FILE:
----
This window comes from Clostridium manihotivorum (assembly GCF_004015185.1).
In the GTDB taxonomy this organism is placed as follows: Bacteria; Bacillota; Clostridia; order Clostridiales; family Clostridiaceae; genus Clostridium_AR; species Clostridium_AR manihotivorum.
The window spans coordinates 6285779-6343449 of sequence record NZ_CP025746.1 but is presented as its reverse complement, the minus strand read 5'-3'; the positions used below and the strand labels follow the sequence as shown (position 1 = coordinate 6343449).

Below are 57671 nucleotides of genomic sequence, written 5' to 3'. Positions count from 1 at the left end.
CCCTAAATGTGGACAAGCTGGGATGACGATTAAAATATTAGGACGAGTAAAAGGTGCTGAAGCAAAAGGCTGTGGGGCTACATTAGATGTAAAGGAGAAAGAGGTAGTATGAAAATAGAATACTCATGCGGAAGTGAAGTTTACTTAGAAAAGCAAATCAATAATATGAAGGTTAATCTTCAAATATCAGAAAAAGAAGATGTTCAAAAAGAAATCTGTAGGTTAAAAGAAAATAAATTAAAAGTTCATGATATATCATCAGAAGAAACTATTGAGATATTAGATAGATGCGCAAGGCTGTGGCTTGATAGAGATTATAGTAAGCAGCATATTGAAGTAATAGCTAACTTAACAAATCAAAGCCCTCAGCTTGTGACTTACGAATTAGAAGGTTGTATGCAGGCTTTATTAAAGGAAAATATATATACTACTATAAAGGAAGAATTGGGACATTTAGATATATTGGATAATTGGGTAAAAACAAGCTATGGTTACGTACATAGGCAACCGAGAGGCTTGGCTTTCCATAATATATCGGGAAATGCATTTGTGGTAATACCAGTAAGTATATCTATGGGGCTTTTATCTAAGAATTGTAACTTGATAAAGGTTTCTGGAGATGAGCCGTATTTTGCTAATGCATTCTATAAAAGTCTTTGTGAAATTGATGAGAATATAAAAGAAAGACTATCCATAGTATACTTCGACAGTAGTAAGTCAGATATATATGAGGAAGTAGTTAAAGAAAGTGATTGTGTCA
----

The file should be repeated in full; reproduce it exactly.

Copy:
This window comes from Clostridium manihotivorum (assembly GCF_004015185.1).
In the GTDB taxonomy this organism is placed as follows: Bacteria; Bacillota; Clostridia; order Clostridiales; family Clostridiaceae; genus Clostridium_AR; species Clostridium_AR manihotivorum.
The window spans coordinates 6285779-6343449 of sequence record NZ_CP025746.1 but is presented as its reverse complement, the minus strand read 5'-3'; the positions used below and the strand labels follow the sequence as shown (position 1 = coordinate 6343449).

Below are 57671 nucleotides of genomic sequence, written 5' to 3'. Positions count from 1 at the left end.
CCCTAAATGTGGACAAGCTGGGATGACGATTAAAATATTAGGACGAGTAAAAGGTGCTGAAGCAAAAGGCTGTGGGGCTACATTAGATGTAAAGGAGAAAGAGGTAGTATGAAAATAGAATACTCATGCGGAAGTGAAGTTTACTTAGAAAAGCAAATCAATAATATGAAGGTTAATCTTCAAATATCAGAAAAAGAAGATGTTCAAAAAGAAATCTGTAGGTTAAAAGAAAATAAATTAAAAGTTCATGATATATCATCAGAAGAAACTATTGAGATATTAGATAGATGCGCAAGGCTGTGGCTTGATAGAGATTATAGTAAGCAGCATATTGAAGTAATAGCTAACTTAACAAATCAAAGCCCTCAGCTTGTGACTTACGAATTAGAAGGTTGTATGCAGGCTTTATTAAAGGAAAATATATATACTACTATAAAGGAAGAATTGGGACATTTAGATATATTGGATAATTGGGTAAAAACAAGCTATGGTTACGTACATAGGCAACCGAGAGGCTTGGCTTTCCATAATATATCGGGAAATGCATTTGTGGTAATACCAGTAAGTATATCTATGGGGCTTTTATCTAAGAATTGTAACTTGATAAAGGTTTCTGGAGATGAGCCGTATTTTGCTAATGCATTCTATAAAAGTCTTTGTGAAATTGATGAGAATATAAAAGAAAGACTATCCATAGTATACTTCGACAGTAGTAAGTCAGATATATATGAGGAAGTAGTTAAAGAAAGTGATTGTGTCA